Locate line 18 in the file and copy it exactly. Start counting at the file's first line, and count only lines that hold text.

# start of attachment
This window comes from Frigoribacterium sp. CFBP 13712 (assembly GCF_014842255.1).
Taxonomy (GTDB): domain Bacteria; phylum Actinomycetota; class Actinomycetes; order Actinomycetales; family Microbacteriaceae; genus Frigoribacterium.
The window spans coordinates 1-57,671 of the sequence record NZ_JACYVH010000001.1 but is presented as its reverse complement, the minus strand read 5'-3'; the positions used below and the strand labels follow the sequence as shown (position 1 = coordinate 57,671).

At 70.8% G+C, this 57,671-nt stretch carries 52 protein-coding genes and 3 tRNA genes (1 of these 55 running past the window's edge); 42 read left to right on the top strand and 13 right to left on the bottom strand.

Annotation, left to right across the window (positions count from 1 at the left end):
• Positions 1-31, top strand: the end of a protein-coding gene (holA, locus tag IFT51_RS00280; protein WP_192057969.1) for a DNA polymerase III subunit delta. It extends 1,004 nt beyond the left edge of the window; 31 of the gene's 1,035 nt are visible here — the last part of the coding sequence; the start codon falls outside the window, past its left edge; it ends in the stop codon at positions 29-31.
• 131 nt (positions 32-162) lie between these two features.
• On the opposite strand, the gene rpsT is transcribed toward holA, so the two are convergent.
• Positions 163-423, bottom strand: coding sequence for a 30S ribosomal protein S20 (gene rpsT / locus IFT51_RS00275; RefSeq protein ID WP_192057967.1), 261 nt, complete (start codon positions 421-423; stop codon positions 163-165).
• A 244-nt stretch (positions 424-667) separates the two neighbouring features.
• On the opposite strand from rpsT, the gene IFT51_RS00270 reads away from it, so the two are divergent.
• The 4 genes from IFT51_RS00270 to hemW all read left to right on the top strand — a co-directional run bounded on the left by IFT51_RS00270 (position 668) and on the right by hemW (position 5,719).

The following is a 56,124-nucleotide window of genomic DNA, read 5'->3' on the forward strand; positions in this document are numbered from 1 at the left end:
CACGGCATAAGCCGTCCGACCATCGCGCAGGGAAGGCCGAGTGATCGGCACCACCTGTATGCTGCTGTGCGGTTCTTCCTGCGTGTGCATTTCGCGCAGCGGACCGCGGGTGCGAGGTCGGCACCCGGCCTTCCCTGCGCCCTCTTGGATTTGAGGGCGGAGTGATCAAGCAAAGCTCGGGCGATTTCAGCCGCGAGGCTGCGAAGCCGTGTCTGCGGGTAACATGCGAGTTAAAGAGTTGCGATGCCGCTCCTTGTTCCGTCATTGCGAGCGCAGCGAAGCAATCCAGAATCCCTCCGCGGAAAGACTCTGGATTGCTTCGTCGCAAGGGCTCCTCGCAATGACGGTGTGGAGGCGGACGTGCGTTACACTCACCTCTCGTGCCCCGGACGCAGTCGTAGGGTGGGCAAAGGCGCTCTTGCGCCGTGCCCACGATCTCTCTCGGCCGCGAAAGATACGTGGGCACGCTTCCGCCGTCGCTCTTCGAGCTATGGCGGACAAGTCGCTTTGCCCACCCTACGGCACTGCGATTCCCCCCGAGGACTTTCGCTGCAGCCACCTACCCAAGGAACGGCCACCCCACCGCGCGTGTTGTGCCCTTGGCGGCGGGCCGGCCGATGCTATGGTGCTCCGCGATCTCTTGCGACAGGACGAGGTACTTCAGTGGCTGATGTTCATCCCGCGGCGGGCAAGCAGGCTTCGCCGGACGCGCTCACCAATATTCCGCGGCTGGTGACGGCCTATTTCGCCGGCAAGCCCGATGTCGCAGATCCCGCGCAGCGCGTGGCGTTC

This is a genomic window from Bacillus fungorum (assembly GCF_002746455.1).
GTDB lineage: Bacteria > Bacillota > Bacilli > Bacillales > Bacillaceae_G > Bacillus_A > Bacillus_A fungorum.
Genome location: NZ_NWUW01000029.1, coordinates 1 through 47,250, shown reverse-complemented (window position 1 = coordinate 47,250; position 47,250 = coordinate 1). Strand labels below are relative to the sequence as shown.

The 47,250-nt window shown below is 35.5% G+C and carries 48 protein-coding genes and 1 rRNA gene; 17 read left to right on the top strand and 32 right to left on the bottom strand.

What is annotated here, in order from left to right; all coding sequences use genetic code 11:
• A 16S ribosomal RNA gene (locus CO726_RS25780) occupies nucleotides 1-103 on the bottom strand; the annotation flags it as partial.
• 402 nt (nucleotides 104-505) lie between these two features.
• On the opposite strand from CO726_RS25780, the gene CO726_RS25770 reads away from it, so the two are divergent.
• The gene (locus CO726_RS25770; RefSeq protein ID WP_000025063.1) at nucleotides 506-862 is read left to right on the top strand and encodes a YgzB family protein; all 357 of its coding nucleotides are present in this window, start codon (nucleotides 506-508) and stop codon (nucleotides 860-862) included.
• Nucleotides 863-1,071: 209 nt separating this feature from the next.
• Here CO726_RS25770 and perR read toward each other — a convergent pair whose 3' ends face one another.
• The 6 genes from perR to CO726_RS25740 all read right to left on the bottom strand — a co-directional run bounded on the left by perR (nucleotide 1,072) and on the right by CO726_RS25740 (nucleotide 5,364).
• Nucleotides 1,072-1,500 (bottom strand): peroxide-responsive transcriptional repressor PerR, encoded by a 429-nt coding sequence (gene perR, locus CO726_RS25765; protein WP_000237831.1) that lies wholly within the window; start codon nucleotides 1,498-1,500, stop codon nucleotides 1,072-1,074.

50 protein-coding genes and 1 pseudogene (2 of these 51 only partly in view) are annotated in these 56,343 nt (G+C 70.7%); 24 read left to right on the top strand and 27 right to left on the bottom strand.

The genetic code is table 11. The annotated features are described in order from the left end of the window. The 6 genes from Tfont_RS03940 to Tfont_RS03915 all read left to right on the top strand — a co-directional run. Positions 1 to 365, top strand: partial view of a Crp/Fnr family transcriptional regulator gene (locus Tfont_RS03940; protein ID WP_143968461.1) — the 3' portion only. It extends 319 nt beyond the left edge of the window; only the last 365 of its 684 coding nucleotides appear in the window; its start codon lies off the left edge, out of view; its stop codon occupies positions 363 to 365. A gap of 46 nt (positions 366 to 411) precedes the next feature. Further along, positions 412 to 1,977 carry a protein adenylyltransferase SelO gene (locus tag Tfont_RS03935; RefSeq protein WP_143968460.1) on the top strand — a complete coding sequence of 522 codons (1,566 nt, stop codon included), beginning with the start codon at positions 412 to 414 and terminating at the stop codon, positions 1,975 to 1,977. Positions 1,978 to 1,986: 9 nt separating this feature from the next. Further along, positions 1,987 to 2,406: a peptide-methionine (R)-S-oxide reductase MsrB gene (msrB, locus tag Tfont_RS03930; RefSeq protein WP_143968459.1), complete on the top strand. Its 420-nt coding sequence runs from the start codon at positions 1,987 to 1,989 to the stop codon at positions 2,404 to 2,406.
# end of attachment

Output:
The 47,250-nt window shown below is 35.5% G+C and carries 48 protein-coding genes and 1 rRNA gene; 17 read left to right on the top strand and 32 right to left on the bottom strand.